Peripheral vascular disease affects tens of millions of people in the United States alone and is a significant cause of morbidity. Occlusive lesions in vessels limit blood flow to distal tissues creating a hypoxic environment. The vasculature responds by increasing angiogenic growth of new vessels and arteriogenic remodeling and maturation of existing vessels. In hypoxic conditions, hypoxia inducible factor 1 (HIF-1) is a key transcription factor in controlling endothelial response and subsequent vascular changes. Despite the attention focused on their endothelial neighbors and their importance in the integrity of the vessel wall, the role of vascular smooth muscle cells (VSMCs) in promoting and contributing to reperfusion is not well understood. This project examines the role of HIF1 and hypoxia in the regulation of VSMCs, and is driven by the hypothesis that HIF-1 in peripheral VSMCs plays a critical role in arteriogenesis and angiogenesis. While peripheral vessels are a common location of disease and are often used in revascularization therapy, published literature focuses on cells isolated from central and neonatal umbilical vessels. Characterizing the phenotypic responses of isolated adult peripheral arterial and venous VSMCs to hypoxia at the cellular and molecular level will provide a framework for understanding the responses seen in research models and in patients. For further clarity, examining the mechanism of regulation both upstream and downstream of HIF-1 will determine the regulatory role of HIF-1 as well as factors and pathways at play in VSMCs' responses to hypoxia. Finally, role of HIF-1 in facilitating vascular response promoting reperfusion will be investigated in a murine model of limb ischemia. These studies will expand the current view of VSMCs within their native environment of the vessel wall and will contribute to a more complete understanding of vascular responses to vessel occlusion. Understanding the mechanisms and cells responsible for vascular growth and remodeling changes seen in ischemia and its hypoxic sequelae will aid in therapeutically enhancing reperfusion efforts and preventing pathologic consequences.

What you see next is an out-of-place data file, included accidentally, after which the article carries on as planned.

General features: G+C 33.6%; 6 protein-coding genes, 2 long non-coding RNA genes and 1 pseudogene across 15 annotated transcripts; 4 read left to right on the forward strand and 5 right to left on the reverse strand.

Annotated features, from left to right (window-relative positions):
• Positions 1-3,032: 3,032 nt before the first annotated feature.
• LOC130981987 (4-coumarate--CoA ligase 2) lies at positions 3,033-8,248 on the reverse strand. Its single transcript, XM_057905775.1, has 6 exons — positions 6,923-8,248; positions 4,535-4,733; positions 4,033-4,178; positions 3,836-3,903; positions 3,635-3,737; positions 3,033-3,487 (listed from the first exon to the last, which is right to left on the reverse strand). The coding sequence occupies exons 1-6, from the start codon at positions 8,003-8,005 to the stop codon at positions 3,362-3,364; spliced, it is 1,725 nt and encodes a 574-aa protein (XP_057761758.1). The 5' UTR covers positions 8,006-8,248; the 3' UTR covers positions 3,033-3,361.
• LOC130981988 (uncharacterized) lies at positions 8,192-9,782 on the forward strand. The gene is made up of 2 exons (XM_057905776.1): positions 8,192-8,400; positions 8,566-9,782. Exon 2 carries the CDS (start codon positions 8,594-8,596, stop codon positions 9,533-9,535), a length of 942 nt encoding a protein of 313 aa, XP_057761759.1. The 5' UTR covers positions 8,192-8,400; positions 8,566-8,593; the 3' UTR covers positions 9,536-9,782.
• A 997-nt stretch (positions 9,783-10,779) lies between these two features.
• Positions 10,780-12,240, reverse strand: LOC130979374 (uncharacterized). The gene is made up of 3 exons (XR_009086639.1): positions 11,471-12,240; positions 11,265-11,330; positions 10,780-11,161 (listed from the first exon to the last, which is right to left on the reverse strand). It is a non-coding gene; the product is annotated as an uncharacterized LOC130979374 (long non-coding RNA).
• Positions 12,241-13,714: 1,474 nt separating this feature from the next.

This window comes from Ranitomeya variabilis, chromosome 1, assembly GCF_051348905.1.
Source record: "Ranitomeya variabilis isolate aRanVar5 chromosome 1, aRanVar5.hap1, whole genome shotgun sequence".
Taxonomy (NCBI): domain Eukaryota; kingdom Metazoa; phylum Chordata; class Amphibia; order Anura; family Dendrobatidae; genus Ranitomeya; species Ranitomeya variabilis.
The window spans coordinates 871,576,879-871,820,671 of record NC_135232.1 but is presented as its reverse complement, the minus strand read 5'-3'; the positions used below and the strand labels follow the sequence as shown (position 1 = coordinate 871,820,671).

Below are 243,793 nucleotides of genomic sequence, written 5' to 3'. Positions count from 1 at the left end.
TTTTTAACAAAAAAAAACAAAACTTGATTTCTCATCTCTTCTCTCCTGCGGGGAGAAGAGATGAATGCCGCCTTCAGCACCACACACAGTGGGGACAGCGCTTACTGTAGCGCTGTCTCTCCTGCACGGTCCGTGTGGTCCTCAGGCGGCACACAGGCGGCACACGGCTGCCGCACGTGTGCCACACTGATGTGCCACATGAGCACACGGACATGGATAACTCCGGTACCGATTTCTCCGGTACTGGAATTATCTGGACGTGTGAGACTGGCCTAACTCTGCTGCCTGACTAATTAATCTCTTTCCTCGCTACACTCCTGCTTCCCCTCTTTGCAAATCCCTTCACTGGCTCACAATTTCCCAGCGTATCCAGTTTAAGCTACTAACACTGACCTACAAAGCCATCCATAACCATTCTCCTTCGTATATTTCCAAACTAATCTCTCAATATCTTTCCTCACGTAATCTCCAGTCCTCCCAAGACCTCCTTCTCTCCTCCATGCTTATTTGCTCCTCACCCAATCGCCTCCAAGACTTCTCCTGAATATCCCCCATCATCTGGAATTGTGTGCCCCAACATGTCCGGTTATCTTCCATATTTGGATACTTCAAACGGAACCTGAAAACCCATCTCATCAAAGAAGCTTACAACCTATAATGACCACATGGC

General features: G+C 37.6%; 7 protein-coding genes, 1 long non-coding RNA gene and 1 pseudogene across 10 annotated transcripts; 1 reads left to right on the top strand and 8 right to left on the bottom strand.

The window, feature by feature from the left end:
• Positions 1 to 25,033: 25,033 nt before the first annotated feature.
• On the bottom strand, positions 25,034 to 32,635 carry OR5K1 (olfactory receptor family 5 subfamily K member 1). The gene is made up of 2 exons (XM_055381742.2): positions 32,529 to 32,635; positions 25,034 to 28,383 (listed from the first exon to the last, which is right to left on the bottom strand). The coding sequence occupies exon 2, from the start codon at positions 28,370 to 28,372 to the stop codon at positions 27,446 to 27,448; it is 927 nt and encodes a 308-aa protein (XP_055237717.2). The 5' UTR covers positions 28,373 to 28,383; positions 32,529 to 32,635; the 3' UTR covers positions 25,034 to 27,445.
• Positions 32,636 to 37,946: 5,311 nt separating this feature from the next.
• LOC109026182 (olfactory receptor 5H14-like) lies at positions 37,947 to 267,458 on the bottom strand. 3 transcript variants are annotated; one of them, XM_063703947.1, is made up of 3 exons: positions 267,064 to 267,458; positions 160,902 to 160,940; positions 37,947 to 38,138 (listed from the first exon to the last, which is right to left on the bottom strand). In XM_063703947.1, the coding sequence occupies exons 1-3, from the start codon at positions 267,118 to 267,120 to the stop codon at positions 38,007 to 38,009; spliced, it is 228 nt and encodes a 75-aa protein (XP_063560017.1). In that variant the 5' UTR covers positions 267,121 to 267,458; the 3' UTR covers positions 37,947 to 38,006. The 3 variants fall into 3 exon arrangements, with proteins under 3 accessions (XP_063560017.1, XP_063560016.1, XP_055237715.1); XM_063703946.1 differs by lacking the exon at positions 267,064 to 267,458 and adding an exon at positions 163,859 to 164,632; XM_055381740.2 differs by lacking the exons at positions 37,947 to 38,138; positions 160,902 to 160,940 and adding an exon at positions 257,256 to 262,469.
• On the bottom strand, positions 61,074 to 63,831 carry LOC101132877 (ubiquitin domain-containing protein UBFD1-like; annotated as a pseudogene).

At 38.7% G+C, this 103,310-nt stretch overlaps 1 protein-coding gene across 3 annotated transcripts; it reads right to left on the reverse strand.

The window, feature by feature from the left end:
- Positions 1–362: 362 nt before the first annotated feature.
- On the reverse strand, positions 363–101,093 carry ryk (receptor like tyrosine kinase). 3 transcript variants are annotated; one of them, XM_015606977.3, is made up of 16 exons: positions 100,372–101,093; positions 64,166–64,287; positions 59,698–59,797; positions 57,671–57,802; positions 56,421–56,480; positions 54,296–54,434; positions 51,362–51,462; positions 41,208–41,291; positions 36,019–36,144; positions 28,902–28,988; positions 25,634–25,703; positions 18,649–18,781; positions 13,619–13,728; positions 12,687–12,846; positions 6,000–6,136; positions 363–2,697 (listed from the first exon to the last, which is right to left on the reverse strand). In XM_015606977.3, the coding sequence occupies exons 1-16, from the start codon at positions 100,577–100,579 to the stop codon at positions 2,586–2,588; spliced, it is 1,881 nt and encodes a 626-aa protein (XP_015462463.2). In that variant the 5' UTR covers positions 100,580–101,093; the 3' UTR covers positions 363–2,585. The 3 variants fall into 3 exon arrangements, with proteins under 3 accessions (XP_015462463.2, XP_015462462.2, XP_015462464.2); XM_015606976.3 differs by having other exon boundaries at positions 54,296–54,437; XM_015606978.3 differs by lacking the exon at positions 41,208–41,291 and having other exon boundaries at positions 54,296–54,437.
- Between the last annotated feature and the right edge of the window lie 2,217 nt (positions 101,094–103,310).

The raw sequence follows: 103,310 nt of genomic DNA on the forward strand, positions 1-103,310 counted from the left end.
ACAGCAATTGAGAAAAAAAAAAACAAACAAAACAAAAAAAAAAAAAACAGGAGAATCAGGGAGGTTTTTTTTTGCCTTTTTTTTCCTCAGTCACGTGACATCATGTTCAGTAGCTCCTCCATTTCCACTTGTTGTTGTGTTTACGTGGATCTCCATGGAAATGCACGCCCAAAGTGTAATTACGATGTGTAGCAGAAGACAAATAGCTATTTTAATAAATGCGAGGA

Peripheral vascular disease is a major cause of morbidity decreasing circulation in the limbs. This project examines the contributions of HIF in vascular smooth muscle to restore blood flow to depleted tissues. Better understanding of cellular contributions will help to inform the development of medical therapies and surgical interventions to treat this prevalent disease.